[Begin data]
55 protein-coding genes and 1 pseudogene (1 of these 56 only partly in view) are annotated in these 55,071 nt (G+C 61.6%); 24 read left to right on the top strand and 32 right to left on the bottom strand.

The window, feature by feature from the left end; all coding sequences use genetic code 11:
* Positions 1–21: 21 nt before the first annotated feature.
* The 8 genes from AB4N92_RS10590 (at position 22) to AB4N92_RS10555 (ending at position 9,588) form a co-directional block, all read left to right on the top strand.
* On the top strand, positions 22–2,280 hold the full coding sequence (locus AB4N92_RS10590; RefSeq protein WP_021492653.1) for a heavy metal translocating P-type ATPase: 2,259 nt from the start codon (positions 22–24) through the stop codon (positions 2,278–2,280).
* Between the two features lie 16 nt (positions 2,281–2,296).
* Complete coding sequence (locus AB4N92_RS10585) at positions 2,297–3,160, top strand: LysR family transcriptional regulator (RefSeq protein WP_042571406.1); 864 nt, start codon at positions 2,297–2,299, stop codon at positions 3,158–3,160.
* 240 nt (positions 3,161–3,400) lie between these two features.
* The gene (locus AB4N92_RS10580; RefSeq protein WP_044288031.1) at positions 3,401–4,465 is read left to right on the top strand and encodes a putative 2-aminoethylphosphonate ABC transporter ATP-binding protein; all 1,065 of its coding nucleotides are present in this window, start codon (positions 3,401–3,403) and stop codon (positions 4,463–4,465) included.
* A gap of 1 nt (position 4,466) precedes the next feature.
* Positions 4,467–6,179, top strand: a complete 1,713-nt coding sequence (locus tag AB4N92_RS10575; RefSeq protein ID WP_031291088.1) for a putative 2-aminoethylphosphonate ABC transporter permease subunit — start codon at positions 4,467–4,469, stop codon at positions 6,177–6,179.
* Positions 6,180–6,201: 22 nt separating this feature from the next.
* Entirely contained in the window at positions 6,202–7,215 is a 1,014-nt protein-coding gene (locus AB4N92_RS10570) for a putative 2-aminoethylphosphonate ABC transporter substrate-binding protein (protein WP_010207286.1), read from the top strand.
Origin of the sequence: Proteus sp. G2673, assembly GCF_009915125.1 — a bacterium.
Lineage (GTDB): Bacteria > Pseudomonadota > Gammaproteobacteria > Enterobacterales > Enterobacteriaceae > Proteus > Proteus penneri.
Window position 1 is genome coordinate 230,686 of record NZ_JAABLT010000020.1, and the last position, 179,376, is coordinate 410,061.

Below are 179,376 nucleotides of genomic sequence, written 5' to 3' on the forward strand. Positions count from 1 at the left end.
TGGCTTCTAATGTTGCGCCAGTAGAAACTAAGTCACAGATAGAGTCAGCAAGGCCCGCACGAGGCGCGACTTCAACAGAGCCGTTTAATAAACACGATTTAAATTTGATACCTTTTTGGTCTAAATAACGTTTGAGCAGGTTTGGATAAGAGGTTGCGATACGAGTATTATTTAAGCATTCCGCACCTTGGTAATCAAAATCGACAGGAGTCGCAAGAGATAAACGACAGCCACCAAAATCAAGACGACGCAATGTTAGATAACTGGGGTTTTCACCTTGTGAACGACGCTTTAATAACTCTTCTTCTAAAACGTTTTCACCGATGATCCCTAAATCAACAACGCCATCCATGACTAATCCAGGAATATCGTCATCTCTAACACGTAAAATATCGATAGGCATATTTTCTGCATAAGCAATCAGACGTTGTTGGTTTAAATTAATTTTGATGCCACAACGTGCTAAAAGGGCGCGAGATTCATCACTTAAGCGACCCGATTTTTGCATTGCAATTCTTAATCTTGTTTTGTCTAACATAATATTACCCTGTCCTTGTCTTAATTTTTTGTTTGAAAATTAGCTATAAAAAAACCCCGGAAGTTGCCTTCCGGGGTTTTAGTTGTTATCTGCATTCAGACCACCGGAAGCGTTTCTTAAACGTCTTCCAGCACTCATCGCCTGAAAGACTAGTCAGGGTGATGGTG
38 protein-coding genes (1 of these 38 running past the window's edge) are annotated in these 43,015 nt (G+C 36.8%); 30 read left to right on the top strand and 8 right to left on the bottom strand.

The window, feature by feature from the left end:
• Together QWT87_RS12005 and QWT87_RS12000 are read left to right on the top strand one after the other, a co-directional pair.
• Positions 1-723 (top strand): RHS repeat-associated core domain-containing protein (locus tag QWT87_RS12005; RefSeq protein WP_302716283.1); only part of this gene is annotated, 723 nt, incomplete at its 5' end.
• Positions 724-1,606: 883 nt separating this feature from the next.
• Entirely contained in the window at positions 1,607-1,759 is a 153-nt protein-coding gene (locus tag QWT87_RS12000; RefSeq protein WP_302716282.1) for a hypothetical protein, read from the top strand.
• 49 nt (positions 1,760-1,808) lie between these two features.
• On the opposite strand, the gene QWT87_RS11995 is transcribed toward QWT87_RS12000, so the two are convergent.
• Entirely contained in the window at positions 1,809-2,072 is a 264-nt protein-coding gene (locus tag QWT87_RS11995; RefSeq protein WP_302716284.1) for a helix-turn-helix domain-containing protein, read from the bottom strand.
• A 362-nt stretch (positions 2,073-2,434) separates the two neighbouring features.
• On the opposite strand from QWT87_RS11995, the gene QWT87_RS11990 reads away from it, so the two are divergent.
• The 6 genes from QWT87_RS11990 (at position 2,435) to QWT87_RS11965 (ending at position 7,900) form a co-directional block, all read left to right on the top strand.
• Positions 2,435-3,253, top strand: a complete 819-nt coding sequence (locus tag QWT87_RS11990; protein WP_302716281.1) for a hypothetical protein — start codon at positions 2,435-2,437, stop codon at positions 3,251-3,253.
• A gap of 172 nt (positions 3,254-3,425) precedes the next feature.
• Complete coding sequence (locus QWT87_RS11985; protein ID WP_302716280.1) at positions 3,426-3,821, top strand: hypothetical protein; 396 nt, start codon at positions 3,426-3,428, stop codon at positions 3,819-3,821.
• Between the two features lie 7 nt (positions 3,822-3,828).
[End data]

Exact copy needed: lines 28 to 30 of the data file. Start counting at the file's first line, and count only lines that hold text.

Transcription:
• A 362-nt stretch (positions 2,073-2,434) separates the two neighbouring features.
• On the opposite strand from QWT87_RS11995, the gene QWT87_RS11990 reads away from it, so the two are divergent.
• The 6 genes from QWT87_RS11990 (at position 2,435) to QWT87_RS11965 (ending at position 7,900) form a co-directional block, all read left to right on the top strand.